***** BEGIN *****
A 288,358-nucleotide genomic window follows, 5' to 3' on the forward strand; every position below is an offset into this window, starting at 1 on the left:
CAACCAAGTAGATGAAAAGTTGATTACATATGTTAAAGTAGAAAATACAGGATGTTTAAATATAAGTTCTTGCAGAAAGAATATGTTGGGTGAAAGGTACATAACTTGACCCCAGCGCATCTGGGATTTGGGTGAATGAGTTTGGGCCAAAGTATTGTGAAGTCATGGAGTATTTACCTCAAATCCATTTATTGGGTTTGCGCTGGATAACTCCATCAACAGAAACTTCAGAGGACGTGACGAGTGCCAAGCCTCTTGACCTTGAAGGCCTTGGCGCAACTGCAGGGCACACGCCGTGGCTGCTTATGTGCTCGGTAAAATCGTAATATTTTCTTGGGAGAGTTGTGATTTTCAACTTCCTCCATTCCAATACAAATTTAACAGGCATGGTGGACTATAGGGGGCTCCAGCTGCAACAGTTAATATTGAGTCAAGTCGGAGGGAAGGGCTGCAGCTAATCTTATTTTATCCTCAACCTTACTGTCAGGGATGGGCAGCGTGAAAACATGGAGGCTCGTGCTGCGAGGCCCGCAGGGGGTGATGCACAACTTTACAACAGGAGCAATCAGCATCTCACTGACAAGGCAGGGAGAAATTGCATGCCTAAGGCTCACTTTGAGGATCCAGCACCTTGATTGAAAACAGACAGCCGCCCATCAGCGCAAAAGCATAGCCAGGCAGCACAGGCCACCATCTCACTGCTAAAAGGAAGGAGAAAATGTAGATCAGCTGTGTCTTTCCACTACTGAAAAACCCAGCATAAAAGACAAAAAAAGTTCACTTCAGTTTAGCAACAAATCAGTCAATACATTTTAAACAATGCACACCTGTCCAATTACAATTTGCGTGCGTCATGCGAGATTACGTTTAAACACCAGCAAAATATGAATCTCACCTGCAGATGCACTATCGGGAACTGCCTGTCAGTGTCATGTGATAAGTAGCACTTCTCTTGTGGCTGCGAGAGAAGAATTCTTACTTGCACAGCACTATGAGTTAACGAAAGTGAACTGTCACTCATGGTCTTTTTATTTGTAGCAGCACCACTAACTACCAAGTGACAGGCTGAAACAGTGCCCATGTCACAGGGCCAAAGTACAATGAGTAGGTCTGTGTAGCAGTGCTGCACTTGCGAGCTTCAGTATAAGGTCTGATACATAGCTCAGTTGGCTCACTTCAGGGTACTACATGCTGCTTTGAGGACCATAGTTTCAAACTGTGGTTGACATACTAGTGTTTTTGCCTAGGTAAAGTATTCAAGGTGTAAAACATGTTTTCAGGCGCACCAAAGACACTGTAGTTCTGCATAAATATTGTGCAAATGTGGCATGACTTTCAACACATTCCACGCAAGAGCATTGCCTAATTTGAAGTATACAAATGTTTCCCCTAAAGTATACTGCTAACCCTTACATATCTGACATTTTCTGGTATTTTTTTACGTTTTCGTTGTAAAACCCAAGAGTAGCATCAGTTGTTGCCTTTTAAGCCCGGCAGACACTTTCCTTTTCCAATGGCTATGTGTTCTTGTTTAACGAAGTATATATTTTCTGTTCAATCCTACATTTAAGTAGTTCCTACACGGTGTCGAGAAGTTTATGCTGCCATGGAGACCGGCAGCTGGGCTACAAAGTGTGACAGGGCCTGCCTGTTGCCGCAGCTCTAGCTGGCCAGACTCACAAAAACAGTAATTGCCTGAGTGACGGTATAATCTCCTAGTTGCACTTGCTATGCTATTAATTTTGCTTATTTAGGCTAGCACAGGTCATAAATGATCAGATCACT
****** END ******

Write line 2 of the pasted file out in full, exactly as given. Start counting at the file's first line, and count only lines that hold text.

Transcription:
CAACCAAGTAGATGAAAAGTTGATTACATATGTTAAAGTAGAAAATACAGGATGTTTAAATATAAGTTCTTGCAGAAAGAATATGTTGGGTGAAAGGTACATAACTTGACCCCAGCGCATCTGGGATTTGGGTGAATGAGTTTGGGCCAAAGTATTGTGAAGTCATGGAGTATTTACCTCAAATCCATTTATTGGGTTTGCGCTGGATAACTCCATCAACAGAAACTTCAGAGGACGTGACGAGTGCCAAGCCTCTTGACCTTGAAGGCCTTGGCGCAACTGCAGGGCACACGCCGTGGCTGCTTATGTGCTCGGTAAAATCGTAATATTTTCTTGGGAGAGTTGTGATTTTCAACTTCCTCCATTCCAATACAAATTTAACAGGCATGGTGGACTATAGGGGGCTCCAGCTGCAACAGTTAATATTGAGTCAAGTCGGAGGGAAGGGCTGCAGCTAATCTTATTTTATCCTCAACCTTACTGTCAGGGATGGGCAGCGTGAAAACATGGAGGCTCGTGCTGCGAGGCCCGCAGGGGGTGATGCACAACTTTACAACAGGAGCAATCAGCATCTCACTGACAAGGCAGGGAGAAATTGCATGCCTAAGGCTCACTTTGAGGATCCAGCACCTTGATTGAAAACAGACAGCCGCCCATCAGCGCAAAAGCATAGCCAGGCAGCACAGGCCACCATCTCACTGCTAAAAGGAAGGAGAAAATGTAGATCAGCTGTGTCTTTCCACTACTGAAAAACCCAGCATAAAAGACAAAAAAAGTTCACTTCAGTTTAGCAACAAATCAGTCAATACATTTTAAACAATGCACACCTGTCCAATTACAATTTGCGTGCGTCATGCGAGATTACGTTTAAACACCAGCAAAATATGAATCTCACCTGCAGATGCACTATCGGGAACTGCCTGTCAGTGTCATGTGATAAGTAGCACTTCTCTTGTGGCTGCGAGAGAAGAATTCTTACTTGCACAGCACTATGAGTTAACGAAAGTGAACTGTCACTCATGGTCTTTTTATTTGTAGCAGCACCACTAACTACCAAGTGACAGGCTGAAACAGTGCCCATGTCACAGGGCCAAAGTACAATGAGTAGGTCTGTGTAGCAGTGCTGCACTTGCGAGCTTCAGTATAAGGTCTGATACATAGCTCAGTTGGCTCACTTCAGGGTACTACATGCTGCTTTGAGGACCATAGTTTCAAACTGTGGTTGACATACTAGTGTTTTTGCCTAGGTAAAGTATTCAAGGTGTAAAACATGTTTTCAGGCGCACCAAAGACACTGTAGTTCTGCATAAATATTGTGCAAATGTGGCATGACTTTCAACACATTCCACGCAAGAGCATTGCCTAATTTGAAGTATACAAATGTTTCCCCTAAAGTATACTGCTAACCCTTACATATCTGACATTTTCTGGTATTTTTTTACGTTTTCGTTGTAAAACCCAAGAGTAGCATCAGTTGTTGCCTTTTAAGCCCGGCAGACACTTTCCTTTTCCAATGGCTATGTGTTCTTGTTTAACGAAGTATATATTTTCTGTTCAATCCTACATTTAAGTAGTTCCTACACGGTGTCGAGAAGTTTATGCTGCCATGGAGACCGGCAGCTGGGCTACAAAGTGTGACAGGGCCTGCCTGTTGCCGCAGCTCTAGCTGGCCAGACTCACAAAAACAGTAATTGCCTGAGTGACGGTATAATCTCCTAGTTGCACTTGCTATGCTATTAATTTTGCTTATTTAGGCTAGCACAGGTCATAAATGATCAGATCACT